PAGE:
UnNews:Uzbek silk spun with child labor

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29 August 2010

Silk
This innocent fabric shows no hint that it was produced through the misery of child exploitation.

KOKAND, Uzbekistan -- Fifteen-year-old Dilorom Nishanova has been working 20-hour days growing silkworms since she was 8. The poor, benighted youth does not even know of a better way. "Children everywhere help their parents with the chores, don't they?" she says, her innocent brown eyes gleaming brightly.

Not so, say child-rights activists. Dilorom and other children should be in government schools, learning how to fill out forms, masturbate, and feel bad about their country's past. School attendance also fosters a sense of community, except for a few bad eggs who can be knocked down with Ritalin. These activists say working in the fields, by comparison, is abusive.

And the 25-day silk growing season falls in May, in direct conflict with final exams. Wide participation in these exams shows that Uzbekistan is a modern and well-educated country.

Old habits die hard, however. The very name of this town means "child slavery" in the inscrutable Uzbek language. Dilorom's emaciated father, Adkham, farms 10 acres here. The post-Soviet government gives him silkworm eggs, though it has been straggling on giving him title to the "privatized" farm, or payment for the 2006 harvest. After the silk is delivered, "All we have left is the mulberry trees for firewood," he says. That means no one eats for the rest of the year, a state of affairs this reporter finds shocking.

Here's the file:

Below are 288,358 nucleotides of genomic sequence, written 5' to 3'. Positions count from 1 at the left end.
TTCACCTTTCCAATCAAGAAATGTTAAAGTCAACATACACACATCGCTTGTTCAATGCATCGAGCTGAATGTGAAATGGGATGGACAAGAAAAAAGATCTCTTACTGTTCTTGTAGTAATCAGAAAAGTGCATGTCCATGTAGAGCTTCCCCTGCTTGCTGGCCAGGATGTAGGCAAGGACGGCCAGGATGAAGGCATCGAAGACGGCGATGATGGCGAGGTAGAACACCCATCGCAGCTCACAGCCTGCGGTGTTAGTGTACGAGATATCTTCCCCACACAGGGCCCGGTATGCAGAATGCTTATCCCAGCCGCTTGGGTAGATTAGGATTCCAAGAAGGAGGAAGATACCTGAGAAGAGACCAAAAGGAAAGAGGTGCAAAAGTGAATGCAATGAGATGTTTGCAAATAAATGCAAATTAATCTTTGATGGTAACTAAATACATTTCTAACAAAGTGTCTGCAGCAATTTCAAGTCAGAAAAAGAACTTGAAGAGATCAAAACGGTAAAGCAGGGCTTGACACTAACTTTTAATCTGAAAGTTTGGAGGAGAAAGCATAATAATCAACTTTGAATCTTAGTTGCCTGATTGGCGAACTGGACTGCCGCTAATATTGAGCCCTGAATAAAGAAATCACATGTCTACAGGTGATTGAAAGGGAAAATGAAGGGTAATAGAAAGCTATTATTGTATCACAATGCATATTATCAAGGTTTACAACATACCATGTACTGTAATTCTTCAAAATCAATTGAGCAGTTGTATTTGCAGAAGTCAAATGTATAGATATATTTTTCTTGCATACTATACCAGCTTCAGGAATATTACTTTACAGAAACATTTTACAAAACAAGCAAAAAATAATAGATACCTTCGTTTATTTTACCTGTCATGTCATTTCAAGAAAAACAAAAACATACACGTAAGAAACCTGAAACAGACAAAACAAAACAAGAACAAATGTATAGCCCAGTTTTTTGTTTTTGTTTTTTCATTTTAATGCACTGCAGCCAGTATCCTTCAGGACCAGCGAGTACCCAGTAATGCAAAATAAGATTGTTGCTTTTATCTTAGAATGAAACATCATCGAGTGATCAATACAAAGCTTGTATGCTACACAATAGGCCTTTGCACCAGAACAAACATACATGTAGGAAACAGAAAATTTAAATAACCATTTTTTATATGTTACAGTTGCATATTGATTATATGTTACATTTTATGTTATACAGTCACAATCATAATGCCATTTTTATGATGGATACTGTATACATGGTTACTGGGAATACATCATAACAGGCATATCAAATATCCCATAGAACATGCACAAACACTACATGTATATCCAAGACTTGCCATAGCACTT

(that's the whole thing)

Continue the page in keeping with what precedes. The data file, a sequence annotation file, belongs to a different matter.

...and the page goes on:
So does Ganikhon Mamatkhonov, a rights activist who investigated many cases of abuse. "Silk farming opens an annual season of forced labor and abuse," he says. In contrast, Kakhhor Yavkashtiyev of the country's Agriculture Ministry, says "Children are not involved, only adults are. You must be thinking of Kyrgyzstan. Follow that road a few miles. Right past the checkpoint. You'll get there."

But child labor in Uzbekistan and elsewhere has been widely documented, and U.S. companies like Wal-mart refuse to stock Uzbek silk. "That's okay," says Dilorom. "Sewing on 'Made in U.S.' labels is how we keep my 5-year-old sister busy."

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